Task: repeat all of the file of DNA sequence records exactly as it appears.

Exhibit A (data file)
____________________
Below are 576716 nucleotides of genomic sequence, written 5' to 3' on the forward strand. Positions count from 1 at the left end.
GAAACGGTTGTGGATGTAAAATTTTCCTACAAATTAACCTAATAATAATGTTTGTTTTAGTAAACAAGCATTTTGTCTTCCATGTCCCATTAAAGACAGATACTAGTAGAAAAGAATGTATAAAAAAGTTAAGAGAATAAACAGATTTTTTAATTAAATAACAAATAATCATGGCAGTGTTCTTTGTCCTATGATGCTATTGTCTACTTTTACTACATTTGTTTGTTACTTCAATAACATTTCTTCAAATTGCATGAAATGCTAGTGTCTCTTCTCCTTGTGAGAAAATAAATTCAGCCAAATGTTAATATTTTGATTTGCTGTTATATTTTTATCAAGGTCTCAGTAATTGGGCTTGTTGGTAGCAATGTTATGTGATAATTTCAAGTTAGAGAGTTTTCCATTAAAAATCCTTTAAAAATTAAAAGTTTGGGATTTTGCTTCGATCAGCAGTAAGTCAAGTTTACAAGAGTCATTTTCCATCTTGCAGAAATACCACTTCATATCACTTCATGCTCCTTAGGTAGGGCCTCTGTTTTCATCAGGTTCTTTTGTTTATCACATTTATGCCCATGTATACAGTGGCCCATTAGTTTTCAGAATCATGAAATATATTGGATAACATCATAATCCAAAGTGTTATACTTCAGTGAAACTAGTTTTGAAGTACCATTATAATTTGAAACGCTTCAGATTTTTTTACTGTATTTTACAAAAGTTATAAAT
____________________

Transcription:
Below are 576716 nucleotides of genomic sequence, written 5' to 3' on the forward strand. Positions count from 1 at the left end.
GAAACGGTTGTGGATGTAAAATTTTCCTACAAATTAACCTAATAATAATGTTTGTTTTAGTAAACAAGCATTTTGTCTTCCATGTCCCATTAAAGACAGATACTAGTAGAAAAGAATGTATAAAAAAGTTAAGAGAATAAACAGATTTTTTAATTAAATAACAAATAATCATGGCAGTGTTCTTTGTCCTATGATGCTATTGTCTACTTTTACTACATTTGTTTGTTACTTCAATAACATTTCTTCAAATTGCATGAAATGCTAGTGTCTCTTCTCCTTGTGAGAAAATAAATTCAGCCAAATGTTAATATTTTGATTTGCTGTTATATTTTTATCAAGGTCTCAGTAATTGGGCTTGTTGGTAGCAATGTTATGTGATAATTTCAAGTTAGAGAGTTTTCCATTAAAAATCCTTTAAAAATTAAAAGTTTGGGATTTTGCTTCGATCAGCAGTAAGTCAAGTTTACAAGAGTCATTTTCCATCTTGCAGAAATACCACTTCATATCACTTCATGCTCCTTAGGTAGGGCCTCTGTTTTCATCAGGTTCTTTTGTTTATCACATTTATGCCCATGTATACAGTGGCCCATTAGTTTTCAGAATCATGAAATATATTGGATAACATCATAATCCAAAGTGTTATACTTCAGTGAAACTAGTTTTGAAGTACCATTATAATTTGAAACGCTTCAGATTTTTTTACTGTATTTTACAAAAGTTATAAAT